Friday, May 20, 2011

Master of the Rolls Lord David Neuberger reports


An interesting report.

Only 2 super injunctions since Jan 2010 have been issued and one lapsed after 7 days as reported by bloomberg. We had better change the name of this blog then.

However, there has been an increase in courts granting "anonymity orders" restraining the media from identifying people involved in a lawsuit over a news story.

Injunctions should be less frequent and with short time spans (are you reading this Jemima Khan?)

Process has been mapped out better and the Media can lobby and attend private sessions.

Members of Parliament have been warned about their conduct and been told to keep quiet.

"However where secrecy is ordered it should only be to the extent strictly necessary to achieve the interests of justice. And where it is ordered, the facts of the case and the reason for the secrecy should be explained, as far as possible, in an openly available judgment." And what does that mean exactly?

Conclusion
Not much really is going to change. Privacy and censorship is a real issue in the UK and needs to be resolved by Parliament, not self serving Judges who make money from interpretting badly written laws like the Human Rights Act 1998.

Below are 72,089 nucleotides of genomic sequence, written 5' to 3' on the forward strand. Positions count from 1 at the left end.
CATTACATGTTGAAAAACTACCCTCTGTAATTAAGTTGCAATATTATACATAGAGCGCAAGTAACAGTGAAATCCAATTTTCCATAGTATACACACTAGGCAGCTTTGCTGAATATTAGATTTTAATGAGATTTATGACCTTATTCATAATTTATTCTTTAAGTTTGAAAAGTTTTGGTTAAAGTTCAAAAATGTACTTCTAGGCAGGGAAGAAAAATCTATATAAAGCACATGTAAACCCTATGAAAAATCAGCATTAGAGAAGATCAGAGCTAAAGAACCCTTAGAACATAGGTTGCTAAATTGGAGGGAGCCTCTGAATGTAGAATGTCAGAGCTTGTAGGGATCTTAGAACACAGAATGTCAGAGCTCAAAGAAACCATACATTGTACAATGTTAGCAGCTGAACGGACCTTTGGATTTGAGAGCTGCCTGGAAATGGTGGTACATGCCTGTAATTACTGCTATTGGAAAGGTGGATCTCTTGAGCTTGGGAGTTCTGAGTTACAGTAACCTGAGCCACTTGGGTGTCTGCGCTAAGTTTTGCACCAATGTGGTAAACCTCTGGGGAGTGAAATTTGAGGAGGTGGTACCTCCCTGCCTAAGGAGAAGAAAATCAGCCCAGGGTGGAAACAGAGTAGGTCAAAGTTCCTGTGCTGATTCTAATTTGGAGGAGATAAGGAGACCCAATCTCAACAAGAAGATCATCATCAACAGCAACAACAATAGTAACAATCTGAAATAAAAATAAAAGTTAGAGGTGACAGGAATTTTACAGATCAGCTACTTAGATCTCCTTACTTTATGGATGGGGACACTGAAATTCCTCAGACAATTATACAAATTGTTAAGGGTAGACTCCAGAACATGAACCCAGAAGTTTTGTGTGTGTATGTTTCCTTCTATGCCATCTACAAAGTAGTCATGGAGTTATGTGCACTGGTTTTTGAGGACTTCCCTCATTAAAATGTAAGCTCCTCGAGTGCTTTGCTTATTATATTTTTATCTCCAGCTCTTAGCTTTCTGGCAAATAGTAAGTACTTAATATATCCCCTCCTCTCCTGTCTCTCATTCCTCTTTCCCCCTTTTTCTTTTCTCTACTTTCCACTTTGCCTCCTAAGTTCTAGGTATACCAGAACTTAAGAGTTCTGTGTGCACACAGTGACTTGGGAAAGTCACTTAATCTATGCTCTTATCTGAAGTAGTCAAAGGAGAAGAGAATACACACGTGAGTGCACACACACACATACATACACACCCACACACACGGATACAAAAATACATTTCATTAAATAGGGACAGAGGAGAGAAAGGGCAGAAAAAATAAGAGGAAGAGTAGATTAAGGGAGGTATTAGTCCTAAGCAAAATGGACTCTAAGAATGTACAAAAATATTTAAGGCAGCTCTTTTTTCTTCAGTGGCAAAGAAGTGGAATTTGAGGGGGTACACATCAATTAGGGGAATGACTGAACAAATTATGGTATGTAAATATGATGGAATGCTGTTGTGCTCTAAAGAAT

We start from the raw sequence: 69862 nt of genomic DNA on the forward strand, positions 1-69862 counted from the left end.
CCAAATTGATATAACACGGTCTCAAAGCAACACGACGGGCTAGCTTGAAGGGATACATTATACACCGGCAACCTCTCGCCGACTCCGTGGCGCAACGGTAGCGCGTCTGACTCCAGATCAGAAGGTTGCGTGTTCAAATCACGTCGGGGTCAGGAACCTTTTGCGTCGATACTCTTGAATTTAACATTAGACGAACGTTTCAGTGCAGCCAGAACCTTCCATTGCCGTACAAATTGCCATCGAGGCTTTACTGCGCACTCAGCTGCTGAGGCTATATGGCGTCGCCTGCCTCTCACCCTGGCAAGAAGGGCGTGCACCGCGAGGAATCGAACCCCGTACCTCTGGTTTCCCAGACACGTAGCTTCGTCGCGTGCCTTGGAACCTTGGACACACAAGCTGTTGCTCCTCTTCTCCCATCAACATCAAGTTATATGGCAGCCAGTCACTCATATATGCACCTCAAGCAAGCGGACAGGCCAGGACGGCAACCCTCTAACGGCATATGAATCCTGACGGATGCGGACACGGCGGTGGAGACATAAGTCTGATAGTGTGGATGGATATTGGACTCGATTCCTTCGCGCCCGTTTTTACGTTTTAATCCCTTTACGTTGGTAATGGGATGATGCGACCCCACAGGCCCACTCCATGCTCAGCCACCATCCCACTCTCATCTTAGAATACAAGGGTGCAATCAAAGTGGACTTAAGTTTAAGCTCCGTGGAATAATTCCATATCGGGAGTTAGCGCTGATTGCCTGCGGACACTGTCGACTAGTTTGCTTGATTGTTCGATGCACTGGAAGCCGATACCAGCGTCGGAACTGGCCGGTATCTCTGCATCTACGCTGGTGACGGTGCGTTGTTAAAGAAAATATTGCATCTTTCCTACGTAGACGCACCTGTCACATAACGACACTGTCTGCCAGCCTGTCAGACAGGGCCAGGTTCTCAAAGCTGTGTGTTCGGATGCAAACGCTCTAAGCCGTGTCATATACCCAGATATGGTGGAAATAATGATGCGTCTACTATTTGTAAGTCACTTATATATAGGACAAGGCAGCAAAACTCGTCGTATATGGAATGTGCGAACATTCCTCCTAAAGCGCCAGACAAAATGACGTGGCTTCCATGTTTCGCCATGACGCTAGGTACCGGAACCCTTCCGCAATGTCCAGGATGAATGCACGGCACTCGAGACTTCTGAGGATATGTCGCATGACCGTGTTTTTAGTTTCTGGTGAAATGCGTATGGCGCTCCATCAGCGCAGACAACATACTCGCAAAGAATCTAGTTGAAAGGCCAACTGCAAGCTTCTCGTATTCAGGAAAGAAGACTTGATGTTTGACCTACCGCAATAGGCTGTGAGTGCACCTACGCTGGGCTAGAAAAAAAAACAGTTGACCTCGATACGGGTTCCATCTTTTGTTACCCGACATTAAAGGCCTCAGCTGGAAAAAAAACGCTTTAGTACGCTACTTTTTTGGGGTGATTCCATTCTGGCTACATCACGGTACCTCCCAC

http://www.guardian.co.uk/law/2011/may/20/superinjunctions-granted-too-readily-judges-say

http://www.mirror.co.uk/news/latest/2011/05/20/injunction-reports-may-be-contempt-115875-23143742/

http://www.telegraph.co.uk/news/uknews/law-and-order/8525451/Judges-warn-MPs-over-breaching-super-injunctions.html

2 comments:

  1. Super-injunction, you keep using that word, I do not think it means what you think it means. Neuberger MR is referring to an injunction that carries a restriction on reporting that the order even exists - the logic behind these is that sometimes knowing that an injunction exists is an information leak (the same reason why banks don't use branded envelopes for important stuff). The idea is to prevent a tip-toe tip-off (i.e. skirting the issue closely enough to drop hints).

    The things we're hearing about in the press are anonymity orders - that is, you can reveal the existence of the injunction, but the names of the parties have been removed. They will remove both parties if they think that even knowing the defendant's identity would make it easy to guess who the claimant is.

    "And what does that mean exactly?"
    It means more judgments like CTB, which explains in some considerable detail the reasons for the judge imposing the order, and the evidence to support it - which, in that case, mostly boiled down to attempted blackmail via the press.

    ReplyDelete
  2. That man looks like John Cleese.

    ReplyDelete